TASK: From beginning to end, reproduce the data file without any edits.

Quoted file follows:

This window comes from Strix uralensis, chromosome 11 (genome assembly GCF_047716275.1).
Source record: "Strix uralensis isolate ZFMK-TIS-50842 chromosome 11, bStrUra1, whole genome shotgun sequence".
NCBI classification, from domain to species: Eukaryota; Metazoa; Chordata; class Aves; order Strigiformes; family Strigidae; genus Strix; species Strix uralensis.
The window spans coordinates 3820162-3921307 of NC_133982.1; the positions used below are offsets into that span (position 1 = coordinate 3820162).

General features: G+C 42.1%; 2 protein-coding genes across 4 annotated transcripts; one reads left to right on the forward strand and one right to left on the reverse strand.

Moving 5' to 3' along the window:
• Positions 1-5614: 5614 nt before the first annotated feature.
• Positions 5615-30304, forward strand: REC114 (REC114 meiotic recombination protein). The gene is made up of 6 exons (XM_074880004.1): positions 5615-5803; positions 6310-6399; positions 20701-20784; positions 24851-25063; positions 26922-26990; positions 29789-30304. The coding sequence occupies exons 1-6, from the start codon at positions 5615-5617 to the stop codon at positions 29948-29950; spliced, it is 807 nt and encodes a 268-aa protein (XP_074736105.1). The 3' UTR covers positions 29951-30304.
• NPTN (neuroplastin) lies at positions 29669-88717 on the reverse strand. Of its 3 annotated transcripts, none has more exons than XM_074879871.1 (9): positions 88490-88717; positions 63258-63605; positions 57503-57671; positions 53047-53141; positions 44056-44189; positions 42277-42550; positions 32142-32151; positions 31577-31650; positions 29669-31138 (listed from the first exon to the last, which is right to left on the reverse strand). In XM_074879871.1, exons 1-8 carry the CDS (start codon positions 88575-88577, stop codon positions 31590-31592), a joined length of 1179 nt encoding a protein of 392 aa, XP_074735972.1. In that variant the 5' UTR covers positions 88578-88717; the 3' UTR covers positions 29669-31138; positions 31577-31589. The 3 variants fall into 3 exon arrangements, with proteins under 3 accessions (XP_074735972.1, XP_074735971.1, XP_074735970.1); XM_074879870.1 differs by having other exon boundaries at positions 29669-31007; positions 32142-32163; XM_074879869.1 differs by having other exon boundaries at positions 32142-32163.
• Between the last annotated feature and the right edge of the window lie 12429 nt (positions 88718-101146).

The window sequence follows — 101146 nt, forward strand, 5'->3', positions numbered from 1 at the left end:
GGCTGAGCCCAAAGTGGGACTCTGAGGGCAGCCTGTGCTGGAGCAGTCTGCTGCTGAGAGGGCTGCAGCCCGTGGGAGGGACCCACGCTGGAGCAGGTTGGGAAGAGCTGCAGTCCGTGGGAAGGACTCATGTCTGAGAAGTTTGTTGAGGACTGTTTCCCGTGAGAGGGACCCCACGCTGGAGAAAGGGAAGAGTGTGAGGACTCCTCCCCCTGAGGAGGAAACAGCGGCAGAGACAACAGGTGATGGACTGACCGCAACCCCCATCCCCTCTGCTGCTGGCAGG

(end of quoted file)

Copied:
This window comes from Strix uralensis, chromosome 11 (genome assembly GCF_047716275.1).
Source record: "Strix uralensis isolate ZFMK-TIS-50842 chromosome 11, bStrUra1, whole genome shotgun sequence".
NCBI classification, from domain to species: Eukaryota; Metazoa; Chordata; class Aves; order Strigiformes; family Strigidae; genus Strix; species Strix uralensis.
The window spans coordinates 3820162-3921307 of NC_133982.1; the positions used below are offsets into that span (position 1 = coordinate 3820162).

General features: G+C 42.1%; 2 protein-coding genes across 4 annotated transcripts; one reads left to right on the forward strand and one right to left on the reverse strand.

Moving 5' to 3' along the window:
• Positions 1-5614: 5614 nt before the first annotated feature.
• Positions 5615-30304, forward strand: REC114 (REC114 meiotic recombination protein). The gene is made up of 6 exons (XM_074880004.1): positions 5615-5803; positions 6310-6399; positions 20701-20784; positions 24851-25063; positions 26922-26990; positions 29789-30304. The coding sequence occupies exons 1-6, from the start codon at positions 5615-5617 to the stop codon at positions 29948-29950; spliced, it is 807 nt and encodes a 268-aa protein (XP_074736105.1). The 3' UTR covers positions 29951-30304.
• NPTN (neuroplastin) lies at positions 29669-88717 on the reverse strand. Of its 3 annotated transcripts, none has more exons than XM_074879871.1 (9): positions 88490-88717; positions 63258-63605; positions 57503-57671; positions 53047-53141; positions 44056-44189; positions 42277-42550; positions 32142-32151; positions 31577-31650; positions 29669-31138 (listed from the first exon to the last, which is right to left on the reverse strand). In XM_074879871.1, exons 1-8 carry the CDS (start codon positions 88575-88577, stop codon positions 31590-31592), a joined length of 1179 nt encoding a protein of 392 aa, XP_074735972.1. In that variant the 5' UTR covers positions 88578-88717; the 3' UTR covers positions 29669-31138; positions 31577-31589. The 3 variants fall into 3 exon arrangements, with proteins under 3 accessions (XP_074735972.1, XP_074735971.1, XP_074735970.1); XM_074879870.1 differs by having other exon boundaries at positions 29669-31007; positions 32142-32163; XM_074879869.1 differs by having other exon boundaries at positions 32142-32163.
• Between the last annotated feature and the right edge of the window lie 12429 nt (positions 88718-101146).

The window sequence follows — 101146 nt, forward strand, 5'->3', positions numbered from 1 at the left end:
GGCTGAGCCCAAAGTGGGACTCTGAGGGCAGCCTGTGCTGGAGCAGTCTGCTGCTGAGAGGGCTGCAGCCCGTGGGAGGGACCCACGCTGGAGCAGGTTGGGAAGAGCTGCAGTCCGTGGGAAGGACTCATGTCTGAGAAGTTTGTTGAGGACTGTTTCCCGTGAGAGGGACCCCACGCTGGAGAAAGGGAAGAGTGTGAGGACTCCTCCCCCTGAGGAGGAAACAGCGGCAGAGACAACAGGTGATGGACTGACCGCAACCCCCATCCCCTCTGCTGCTGGCAGG